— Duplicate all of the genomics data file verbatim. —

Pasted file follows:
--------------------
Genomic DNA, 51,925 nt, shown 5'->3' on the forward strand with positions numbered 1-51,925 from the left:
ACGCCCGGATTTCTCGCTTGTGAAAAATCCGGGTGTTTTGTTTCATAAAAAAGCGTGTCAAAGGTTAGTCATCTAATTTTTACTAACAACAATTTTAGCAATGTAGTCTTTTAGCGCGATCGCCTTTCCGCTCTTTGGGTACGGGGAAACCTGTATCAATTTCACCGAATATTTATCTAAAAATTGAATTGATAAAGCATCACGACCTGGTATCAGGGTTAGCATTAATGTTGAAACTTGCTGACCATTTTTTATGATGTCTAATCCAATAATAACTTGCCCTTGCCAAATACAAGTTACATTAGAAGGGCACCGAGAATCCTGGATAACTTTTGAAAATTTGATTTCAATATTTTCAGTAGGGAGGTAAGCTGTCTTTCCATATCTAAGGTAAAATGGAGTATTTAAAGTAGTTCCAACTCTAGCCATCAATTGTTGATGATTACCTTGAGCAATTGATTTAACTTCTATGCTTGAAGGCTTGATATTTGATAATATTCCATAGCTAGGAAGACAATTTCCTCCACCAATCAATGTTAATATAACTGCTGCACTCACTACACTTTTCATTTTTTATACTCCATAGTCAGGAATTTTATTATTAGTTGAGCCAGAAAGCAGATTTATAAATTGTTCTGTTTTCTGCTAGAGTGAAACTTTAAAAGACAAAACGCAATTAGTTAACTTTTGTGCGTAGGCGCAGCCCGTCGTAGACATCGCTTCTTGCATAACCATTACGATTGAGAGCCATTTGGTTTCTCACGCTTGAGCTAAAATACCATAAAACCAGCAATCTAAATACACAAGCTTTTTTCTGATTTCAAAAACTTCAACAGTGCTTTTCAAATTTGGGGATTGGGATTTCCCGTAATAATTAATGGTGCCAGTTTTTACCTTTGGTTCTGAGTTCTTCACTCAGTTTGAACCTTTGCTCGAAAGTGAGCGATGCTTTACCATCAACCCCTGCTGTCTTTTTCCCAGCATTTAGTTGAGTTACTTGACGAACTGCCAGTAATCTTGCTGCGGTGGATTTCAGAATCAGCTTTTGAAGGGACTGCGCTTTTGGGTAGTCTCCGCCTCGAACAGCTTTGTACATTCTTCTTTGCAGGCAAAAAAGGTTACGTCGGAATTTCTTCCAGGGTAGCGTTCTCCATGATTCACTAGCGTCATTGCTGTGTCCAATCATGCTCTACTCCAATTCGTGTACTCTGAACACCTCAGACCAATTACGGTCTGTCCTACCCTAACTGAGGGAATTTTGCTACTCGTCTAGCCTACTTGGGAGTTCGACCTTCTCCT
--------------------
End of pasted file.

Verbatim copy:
Genomic DNA, 51,925 nt, shown 5'->3' on the forward strand with positions numbered 1-51,925 from the left:
ACGCCCGGATTTCTCGCTTGTGAAAAATCCGGGTGTTTTGTTTCATAAAAAAGCGTGTCAAAGGTTAGTCATCTAATTTTTACTAACAACAATTTTAGCAATGTAGTCTTTTAGCGCGATCGCCTTTCCGCTCTTTGGGTACGGGGAAACCTGTATCAATTTCACCGAATATTTATCTAAAAATTGAATTGATAAAGCATCACGACCTGGTATCAGGGTTAGCATTAATGTTGAAACTTGCTGACCATTTTTTATGATGTCTAATCCAATAATAACTTGCCCTTGCCAAATACAAGTTACATTAGAAGGGCACCGAGAATCCTGGATAACTTTTGAAAATTTGATTTCAATATTTTCAGTAGGGAGGTAAGCTGTCTTTCCATATCTAAGGTAAAATGGAGTATTTAAAGTAGTTCCAACTCTAGCCATCAATTGTTGATGATTACCTTGAGCAATTGATTTAACTTCTATGCTTGAAGGCTTGATATTTGATAATATTCCATAGCTAGGAAGACAATTTCCTCCACCAATCAATGTTAATATAACTGCTGCACTCACTACACTTTTCATTTTTTATACTCCATAGTCAGGAATTTTATTATTAGTTGAGCCAGAAAGCAGATTTATAAATTGTTCTGTTTTCTGCTAGAGTGAAACTTTAAAAGACAAAACGCAATTAGTTAACTTTTGTGCGTAGGCGCAGCCCGTCGTAGACATCGCTTCTTGCATAACCATTACGATTGAGAGCCATTTGGTTTCTCACGCTTGAGCTAAAATACCATAAAACCAGCAATCTAAATACACAAGCTTTTTTCTGATTTCAAAAACTTCAACAGTGCTTTTCAAATTTGGGGATTGGGATTTCCCGTAATAATTAATGGTGCCAGTTTTTACCTTTGGTTCTGAGTTCTTCACTCAGTTTGAACCTTTGCTCGAAAGTGAGCGATGCTTTACCATCAACCCCTGCTGTCTTTTTCCCAGCATTTAGTTGAGTTACTTGACGAACTGCCAGTAATCTTGCTGCGGTGGATTTCAGAATCAGCTTTTGAAGGGACTGCGCTTTTGGGTAGTCTCCGCCTCGAACAGCTTTGTACATTCTTCTTTGCAGGCAAAAAAGGTTACGTCGGAATTTCTTCCAGGGTAGCGTTCTCCATGATTCACTAGCGTCATTGCTGTGTCCAATCATGCTCTACTCCAATTCGTGTACTCTGAACACCTCAGACCAATTACGGTCTGTCCTACCCTAACTGAGGGAATTTTGCTACTCGTCTAGCCTACTTGGGAGTTCGACCTTCTCCT